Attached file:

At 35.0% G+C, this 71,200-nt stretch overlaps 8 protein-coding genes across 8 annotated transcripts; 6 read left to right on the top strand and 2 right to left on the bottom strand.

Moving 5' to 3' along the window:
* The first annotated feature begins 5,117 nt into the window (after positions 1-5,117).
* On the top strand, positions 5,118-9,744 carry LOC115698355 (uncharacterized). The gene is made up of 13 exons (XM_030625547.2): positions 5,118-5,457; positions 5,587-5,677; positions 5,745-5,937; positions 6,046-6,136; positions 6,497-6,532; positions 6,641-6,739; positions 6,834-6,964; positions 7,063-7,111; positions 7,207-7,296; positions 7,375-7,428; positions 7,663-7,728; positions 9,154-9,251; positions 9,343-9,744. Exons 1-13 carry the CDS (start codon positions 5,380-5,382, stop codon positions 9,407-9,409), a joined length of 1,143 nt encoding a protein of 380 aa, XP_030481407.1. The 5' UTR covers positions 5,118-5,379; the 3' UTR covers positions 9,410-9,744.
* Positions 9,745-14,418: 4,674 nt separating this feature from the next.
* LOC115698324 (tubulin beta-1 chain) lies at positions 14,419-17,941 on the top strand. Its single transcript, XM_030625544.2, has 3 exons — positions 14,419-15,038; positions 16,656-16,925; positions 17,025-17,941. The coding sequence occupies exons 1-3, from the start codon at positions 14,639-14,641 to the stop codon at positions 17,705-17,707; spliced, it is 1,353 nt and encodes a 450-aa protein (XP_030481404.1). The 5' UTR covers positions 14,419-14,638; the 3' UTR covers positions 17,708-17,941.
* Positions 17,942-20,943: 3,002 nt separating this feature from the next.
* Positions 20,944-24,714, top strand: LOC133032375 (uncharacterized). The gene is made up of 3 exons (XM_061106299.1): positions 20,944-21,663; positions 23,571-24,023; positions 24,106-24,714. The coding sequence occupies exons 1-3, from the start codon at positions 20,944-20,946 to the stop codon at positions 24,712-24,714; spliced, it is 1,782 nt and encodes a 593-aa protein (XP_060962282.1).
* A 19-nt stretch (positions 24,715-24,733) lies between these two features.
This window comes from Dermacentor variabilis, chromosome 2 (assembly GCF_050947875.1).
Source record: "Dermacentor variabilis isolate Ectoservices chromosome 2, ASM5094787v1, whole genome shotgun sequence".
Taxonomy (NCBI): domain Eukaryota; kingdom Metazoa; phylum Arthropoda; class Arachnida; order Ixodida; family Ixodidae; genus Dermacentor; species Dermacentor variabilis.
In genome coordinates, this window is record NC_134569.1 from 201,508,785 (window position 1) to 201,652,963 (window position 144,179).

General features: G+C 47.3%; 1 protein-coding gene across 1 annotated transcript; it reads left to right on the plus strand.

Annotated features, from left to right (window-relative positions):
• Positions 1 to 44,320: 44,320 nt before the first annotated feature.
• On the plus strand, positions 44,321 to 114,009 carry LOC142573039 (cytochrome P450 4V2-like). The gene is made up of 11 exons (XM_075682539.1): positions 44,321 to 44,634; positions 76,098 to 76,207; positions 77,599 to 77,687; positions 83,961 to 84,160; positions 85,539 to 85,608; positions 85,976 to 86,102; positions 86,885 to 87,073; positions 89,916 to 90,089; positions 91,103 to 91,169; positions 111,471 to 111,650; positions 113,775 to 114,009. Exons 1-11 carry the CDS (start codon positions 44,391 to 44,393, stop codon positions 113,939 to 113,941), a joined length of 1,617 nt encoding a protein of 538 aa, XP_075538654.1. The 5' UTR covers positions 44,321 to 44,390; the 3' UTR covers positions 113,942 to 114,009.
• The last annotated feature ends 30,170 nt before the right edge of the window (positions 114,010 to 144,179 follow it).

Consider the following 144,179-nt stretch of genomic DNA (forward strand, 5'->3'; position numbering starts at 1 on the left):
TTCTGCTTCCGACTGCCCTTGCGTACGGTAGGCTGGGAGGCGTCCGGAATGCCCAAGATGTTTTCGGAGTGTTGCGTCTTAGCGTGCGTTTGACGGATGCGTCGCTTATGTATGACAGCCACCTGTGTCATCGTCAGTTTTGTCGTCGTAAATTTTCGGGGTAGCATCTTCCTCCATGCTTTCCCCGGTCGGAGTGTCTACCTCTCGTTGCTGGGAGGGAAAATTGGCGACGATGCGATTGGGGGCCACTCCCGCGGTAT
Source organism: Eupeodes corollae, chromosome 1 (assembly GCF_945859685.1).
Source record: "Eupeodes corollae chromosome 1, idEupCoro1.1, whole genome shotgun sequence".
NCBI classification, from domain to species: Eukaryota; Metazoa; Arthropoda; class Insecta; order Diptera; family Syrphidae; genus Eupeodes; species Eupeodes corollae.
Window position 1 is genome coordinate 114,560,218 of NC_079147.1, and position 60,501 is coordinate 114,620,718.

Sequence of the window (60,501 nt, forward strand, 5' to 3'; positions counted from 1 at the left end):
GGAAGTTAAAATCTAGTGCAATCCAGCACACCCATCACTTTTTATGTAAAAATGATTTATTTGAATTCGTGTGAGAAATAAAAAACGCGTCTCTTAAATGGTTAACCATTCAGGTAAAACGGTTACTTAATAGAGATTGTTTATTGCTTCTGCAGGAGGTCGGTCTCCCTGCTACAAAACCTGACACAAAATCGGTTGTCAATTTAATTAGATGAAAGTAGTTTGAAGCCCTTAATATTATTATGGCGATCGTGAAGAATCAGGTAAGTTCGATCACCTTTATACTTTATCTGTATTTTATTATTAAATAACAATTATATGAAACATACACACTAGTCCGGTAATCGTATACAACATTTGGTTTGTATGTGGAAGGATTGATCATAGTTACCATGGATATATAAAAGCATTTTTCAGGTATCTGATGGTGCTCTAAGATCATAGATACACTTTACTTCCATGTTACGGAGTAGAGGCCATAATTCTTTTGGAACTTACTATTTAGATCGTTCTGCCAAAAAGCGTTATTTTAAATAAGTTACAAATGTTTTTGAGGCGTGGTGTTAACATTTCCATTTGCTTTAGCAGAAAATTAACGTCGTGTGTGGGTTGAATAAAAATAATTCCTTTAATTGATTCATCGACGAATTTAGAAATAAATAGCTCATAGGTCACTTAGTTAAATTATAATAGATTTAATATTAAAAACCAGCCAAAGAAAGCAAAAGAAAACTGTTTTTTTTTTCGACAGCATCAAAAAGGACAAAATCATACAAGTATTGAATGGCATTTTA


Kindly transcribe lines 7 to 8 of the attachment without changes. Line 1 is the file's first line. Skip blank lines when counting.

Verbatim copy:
* Positions 17,942-20,943: 3,002 nt separating this feature from the next.
* Positions 20,944-24,714, top strand: LOC133032375 (uncharacterized). The gene is made up of 3 exons (XM_061106299.1): positions 20,944-21,663; positions 23,571-24,023; positions 24,106-24,714. The coding sequence occupies exons 1-3, from the start codon at positions 20,944-20,946 to the stop codon at positions 24,712-24,714; spliced, it is 1,782 nt and encodes a 593-aa protein (XP_060962282.1).